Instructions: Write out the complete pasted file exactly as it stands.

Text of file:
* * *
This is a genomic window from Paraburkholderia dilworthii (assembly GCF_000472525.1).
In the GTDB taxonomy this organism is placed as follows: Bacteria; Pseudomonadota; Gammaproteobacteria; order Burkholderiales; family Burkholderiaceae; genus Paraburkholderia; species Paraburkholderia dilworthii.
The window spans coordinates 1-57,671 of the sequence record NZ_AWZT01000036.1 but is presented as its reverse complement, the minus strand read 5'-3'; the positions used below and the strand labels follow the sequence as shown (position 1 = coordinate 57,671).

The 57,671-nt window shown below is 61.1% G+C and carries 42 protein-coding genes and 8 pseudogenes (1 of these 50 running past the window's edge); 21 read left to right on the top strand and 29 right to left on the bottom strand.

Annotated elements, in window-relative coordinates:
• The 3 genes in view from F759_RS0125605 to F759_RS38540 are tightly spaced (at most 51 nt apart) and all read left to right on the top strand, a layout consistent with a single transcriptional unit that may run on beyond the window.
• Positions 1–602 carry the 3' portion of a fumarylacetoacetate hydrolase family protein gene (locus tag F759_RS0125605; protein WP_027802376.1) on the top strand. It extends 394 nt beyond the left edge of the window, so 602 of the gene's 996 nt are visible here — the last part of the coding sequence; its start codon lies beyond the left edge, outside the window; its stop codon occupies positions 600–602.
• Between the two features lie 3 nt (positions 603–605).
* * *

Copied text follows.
This is a genomic window from Paraburkholderia dilworthii (assembly GCF_000472525.1).
In the GTDB taxonomy this organism is placed as follows: Bacteria; Pseudomonadota; Gammaproteobacteria; order Burkholderiales; family Burkholderiaceae; genus Paraburkholderia; species Paraburkholderia dilworthii.
The window spans coordinates 1-57,671 of the sequence record NZ_AWZT01000036.1 but is presented as its reverse complement, the minus strand read 5'-3'; the positions used below and the strand labels follow the sequence as shown (position 1 = coordinate 57,671).

The 57,671-nt window shown below is 61.1% G+C and carries 42 protein-coding genes and 8 pseudogenes (1 of these 50 running past the window's edge); 21 read left to right on the top strand and 29 right to left on the bottom strand.

Annotated elements, in window-relative coordinates:
• The 3 genes in view from F759_RS0125605 to F759_RS38540 are tightly spaced (at most 51 nt apart) and all read left to right on the top strand, a layout consistent with a single transcriptional unit that may run on beyond the window.
• Positions 1–602 carry the 3' portion of a fumarylacetoacetate hydrolase family protein gene (locus tag F759_RS0125605; protein WP_027802376.1) on the top strand. It extends 394 nt beyond the left edge of the window, so 602 of the gene's 996 nt are visible here — the last part of the coding sequence; its start codon lies beyond the left edge, outside the window; its stop codon occupies positions 600–602.
• Between the two features lie 3 nt (positions 603–605).